This section is from the book "Complete Self-Instructing Library Of Practical Photography", by J. B. Schriever. Also available from Amazon: Complete Self-Instructing Library Of Practical Photography.
Image Developing Up Slowly And Very Faint. A certain sign that you did not expose long enough - under-printed.
Removing Bronze From Shadows. At times you will find that paper will print very bronzy in the shadows. This generally occurs when printing from contrasty negatives with strong high lights, deep shadows showing almost clear glass. Printing in extremely damp weather also produces this difficulty.
587. Using a warm bath will generally remove all bronze from the shadows. Should it not, however, add one ounce of glycerine to the cold bath; beware of printing too deep, and develop long. Should bronze show in the prints after they have become dry, with a cotton flannel cloth apply a little crayon sauce to the bronzed portions. This will remove it.
5S8. Streaks. - This might be caused by uneven developing, not immersing the entire print with one sweep, or by dirt on the back of the negatives, or printing in direct sunlight through a window that is dirty, or by a shadow thrown from window sash on part of negative. Clean the backs of your negatives and use tissue paper or groundglass when printing in the sunlight.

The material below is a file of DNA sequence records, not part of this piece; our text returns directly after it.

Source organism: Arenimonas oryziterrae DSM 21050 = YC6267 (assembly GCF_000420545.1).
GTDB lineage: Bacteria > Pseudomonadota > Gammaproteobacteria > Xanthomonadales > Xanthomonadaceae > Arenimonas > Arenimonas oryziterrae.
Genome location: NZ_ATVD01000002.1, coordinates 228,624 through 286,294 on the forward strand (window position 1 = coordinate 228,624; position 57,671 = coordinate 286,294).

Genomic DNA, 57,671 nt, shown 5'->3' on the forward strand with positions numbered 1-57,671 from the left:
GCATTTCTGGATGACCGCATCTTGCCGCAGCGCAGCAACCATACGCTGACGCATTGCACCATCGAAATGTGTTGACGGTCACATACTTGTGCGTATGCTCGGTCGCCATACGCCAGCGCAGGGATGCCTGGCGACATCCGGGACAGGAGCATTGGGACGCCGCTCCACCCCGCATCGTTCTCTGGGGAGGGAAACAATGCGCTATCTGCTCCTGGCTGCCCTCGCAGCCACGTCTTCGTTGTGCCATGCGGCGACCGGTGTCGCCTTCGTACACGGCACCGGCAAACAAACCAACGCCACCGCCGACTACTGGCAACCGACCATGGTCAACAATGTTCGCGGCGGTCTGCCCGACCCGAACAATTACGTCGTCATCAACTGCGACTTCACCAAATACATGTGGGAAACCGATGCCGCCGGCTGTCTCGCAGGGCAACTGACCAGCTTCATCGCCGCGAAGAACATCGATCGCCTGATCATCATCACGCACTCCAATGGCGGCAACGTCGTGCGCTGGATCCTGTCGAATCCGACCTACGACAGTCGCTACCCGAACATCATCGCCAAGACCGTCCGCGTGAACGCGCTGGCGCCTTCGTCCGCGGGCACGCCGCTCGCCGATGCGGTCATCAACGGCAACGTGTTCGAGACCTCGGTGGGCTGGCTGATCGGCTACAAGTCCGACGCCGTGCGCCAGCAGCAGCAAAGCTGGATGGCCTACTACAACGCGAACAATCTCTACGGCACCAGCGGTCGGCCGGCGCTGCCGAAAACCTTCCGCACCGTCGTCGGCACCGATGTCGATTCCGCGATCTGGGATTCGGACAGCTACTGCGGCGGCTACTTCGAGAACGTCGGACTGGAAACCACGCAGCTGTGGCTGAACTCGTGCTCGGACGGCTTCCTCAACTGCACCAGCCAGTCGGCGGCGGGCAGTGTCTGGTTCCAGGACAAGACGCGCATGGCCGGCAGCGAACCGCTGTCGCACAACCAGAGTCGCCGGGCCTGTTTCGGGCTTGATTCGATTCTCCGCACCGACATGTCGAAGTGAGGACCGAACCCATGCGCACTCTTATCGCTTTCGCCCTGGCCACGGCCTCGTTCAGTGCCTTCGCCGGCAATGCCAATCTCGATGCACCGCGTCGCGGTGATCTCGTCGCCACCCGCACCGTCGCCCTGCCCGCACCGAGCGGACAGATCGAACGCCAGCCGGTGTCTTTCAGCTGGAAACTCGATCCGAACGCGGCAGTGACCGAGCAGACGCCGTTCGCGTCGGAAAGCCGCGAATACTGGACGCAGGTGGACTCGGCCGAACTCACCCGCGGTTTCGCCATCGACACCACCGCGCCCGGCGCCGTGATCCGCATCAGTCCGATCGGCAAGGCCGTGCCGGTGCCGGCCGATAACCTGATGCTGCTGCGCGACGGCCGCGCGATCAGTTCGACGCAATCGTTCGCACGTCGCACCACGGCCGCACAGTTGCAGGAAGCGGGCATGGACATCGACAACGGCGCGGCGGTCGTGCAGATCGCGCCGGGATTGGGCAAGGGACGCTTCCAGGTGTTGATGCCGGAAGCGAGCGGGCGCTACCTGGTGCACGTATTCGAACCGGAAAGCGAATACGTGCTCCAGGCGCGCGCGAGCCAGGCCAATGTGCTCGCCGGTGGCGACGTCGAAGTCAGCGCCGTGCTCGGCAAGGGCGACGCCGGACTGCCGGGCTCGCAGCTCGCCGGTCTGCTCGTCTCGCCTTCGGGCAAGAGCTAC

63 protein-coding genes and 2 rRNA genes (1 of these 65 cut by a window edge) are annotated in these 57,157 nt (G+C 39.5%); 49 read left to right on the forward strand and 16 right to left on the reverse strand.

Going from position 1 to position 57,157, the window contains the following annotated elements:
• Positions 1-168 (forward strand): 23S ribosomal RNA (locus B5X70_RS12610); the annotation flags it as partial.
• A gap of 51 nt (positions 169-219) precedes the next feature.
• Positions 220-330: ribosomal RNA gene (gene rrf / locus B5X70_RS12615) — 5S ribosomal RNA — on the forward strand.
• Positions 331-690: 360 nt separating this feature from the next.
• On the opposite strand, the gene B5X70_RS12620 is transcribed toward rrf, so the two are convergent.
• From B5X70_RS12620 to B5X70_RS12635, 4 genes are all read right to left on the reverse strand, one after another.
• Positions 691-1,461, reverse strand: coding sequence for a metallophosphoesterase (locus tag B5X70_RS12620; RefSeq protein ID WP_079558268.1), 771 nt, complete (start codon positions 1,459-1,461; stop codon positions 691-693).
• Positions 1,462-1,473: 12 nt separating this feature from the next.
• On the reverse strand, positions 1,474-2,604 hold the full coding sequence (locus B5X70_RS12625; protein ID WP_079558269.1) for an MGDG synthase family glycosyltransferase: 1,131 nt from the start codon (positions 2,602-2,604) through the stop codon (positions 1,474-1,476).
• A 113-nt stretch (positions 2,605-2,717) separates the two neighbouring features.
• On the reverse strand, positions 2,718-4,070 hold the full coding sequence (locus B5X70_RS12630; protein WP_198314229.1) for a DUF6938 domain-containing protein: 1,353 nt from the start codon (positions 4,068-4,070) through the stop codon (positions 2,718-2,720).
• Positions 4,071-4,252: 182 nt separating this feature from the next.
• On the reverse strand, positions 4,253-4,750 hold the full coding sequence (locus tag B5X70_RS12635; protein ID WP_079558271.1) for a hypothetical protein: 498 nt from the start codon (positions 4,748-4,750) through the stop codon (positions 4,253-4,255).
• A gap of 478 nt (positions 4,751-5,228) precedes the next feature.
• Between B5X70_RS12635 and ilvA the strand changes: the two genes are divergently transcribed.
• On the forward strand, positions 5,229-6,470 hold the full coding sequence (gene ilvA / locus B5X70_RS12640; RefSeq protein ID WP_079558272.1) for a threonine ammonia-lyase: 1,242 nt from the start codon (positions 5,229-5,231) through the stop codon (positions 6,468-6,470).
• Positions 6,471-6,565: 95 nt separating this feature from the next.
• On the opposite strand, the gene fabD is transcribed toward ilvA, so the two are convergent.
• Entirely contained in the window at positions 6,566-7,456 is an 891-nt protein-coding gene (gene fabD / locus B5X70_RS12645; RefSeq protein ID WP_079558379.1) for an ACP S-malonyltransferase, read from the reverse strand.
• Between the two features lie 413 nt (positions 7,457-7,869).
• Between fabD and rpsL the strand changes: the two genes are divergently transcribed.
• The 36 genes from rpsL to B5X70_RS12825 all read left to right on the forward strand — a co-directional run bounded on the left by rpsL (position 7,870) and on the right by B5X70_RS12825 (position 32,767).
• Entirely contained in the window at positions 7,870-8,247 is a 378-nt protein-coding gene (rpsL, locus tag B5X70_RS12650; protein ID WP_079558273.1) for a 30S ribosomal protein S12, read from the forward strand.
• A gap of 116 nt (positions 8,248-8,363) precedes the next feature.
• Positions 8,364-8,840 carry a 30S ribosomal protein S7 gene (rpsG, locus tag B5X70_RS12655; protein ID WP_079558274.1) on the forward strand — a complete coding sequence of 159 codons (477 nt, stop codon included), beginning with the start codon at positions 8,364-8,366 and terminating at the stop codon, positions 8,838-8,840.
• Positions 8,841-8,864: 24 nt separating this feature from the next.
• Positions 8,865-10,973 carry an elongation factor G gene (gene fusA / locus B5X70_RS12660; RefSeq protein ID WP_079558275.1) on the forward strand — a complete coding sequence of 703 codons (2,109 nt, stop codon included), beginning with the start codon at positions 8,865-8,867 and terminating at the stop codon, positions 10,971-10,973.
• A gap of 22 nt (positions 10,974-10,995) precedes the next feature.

White Spots. These are frequently caused by particles of dirt on the negative, or dirt in the developer. The dirt settles on the prints, preventing the developer from acting. If the preservative becomes dry and particles of calcium were to settle on the prints, white spots and streaks would be the result. By dusting each print with a camel's hair brush before developing you will avoid many white spots.
Yellow Prints After Third Acid Water. Caused by using poor quality of muriatic acid.
Rubbed Prints. Careless handling, allowing the prints to mat together; and in separating, drawing one over another. Washing in rough bottomed trays will account for this. When washing prints carefully lift them from each other - never draw them across other prints. Wash the prints face up. Use plenty of water and always handle them from the top and never draw them from the bottom.
Printing In Damp Weather. Remember that the image will not appear as strongly in damp weather as it will in warm, dry, clear weather, although it is really printed darker. You must therefore allow for this and print considerably lighter under these conditions. Always develop the first print; let it be your guide for future printing.